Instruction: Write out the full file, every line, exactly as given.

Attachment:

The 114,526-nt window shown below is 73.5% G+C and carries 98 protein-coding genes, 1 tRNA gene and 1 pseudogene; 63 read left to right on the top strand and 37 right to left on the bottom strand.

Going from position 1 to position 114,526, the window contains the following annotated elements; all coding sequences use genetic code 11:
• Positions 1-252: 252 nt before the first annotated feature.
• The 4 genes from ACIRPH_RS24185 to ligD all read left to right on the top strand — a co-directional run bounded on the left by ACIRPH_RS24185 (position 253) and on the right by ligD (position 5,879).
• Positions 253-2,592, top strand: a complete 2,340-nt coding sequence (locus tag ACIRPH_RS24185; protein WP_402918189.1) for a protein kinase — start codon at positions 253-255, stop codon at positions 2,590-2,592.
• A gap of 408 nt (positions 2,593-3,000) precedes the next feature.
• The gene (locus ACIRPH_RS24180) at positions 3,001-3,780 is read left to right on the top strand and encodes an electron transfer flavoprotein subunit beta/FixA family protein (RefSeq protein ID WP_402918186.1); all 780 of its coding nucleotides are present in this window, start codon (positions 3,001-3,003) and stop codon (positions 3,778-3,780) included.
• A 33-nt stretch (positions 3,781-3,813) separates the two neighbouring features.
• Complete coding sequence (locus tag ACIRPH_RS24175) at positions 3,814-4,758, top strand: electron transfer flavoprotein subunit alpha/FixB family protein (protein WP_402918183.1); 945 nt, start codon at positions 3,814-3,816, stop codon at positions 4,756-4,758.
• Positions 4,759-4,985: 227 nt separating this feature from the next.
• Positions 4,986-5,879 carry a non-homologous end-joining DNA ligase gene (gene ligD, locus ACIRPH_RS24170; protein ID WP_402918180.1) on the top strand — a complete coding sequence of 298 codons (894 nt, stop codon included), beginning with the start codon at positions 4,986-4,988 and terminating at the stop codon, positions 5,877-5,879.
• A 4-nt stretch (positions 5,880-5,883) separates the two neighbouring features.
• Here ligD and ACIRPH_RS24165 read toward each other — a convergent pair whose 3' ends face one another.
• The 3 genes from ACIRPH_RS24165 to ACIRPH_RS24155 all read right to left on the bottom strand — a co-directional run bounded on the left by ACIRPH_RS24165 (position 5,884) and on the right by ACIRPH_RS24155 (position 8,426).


The 114,526-nt window shown below is 73.5% G+C and carries 98 protein-coding genes, 1 tRNA gene and 1 pseudogene; 63 read left to right on the top strand and 37 right to left on the bottom strand.

Going from position 1 to position 114,526, the window contains the following annotated elements; all coding sequences use genetic code 11:
• Positions 1-252: 252 nt before the first annotated feature.
• The 4 genes from ACIRPH_RS24185 to ligD all read left to right on the top strand — a co-directional run bounded on the left by ACIRPH_RS24185 (position 253) and on the right by ligD (position 5,879).
• Positions 253-2,592, top strand: a complete 2,340-nt coding sequence (locus tag ACIRPH_RS24185; protein WP_402918189.1) for a protein kinase — start codon at positions 253-255, stop codon at positions 2,590-2,592.
• A gap of 408 nt (positions 2,593-3,000) precedes the next feature.
• The gene (locus ACIRPH_RS24180) at positions 3,001-3,780 is read left to right on the top strand and encodes an electron transfer flavoprotein subunit beta/FixA family protein (RefSeq protein ID WP_402918186.1); all 780 of its coding nucleotides are present in this window, start codon (positions 3,001-3,003) and stop codon (positions 3,778-3,780) included.
• A 33-nt stretch (positions 3,781-3,813) separates the two neighbouring features.
• Complete coding sequence (locus tag ACIRPH_RS24175) at positions 3,814-4,758, top strand: electron transfer flavoprotein subunit alpha/FixB family protein (protein WP_402918183.1); 945 nt, start codon at positions 3,814-3,816, stop codon at positions 4,756-4,758.
• Positions 4,759-4,985: 227 nt separating this feature from the next.
• Positions 4,986-5,879 carry a non-homologous end-joining DNA ligase gene (gene ligD, locus ACIRPH_RS24170; protein ID WP_402918180.1) on the top strand — a complete coding sequence of 298 codons (894 nt, stop codon included), beginning with the start codon at positions 4,986-4,988 and terminating at the stop codon, positions 5,877-5,879.
• A 4-nt stretch (positions 5,880-5,883) separates the two neighbouring features.
• Here ligD and ACIRPH_RS24165 read toward each other — a convergent pair whose 3' ends face one another.
• The 3 genes from ACIRPH_RS24165 to ACIRPH_RS24155 all read right to left on the bottom strand — a co-directional run bounded on the left by ACIRPH_RS24165 (position 5,884) and on the right by ACIRPH_RS24155 (position 8,426).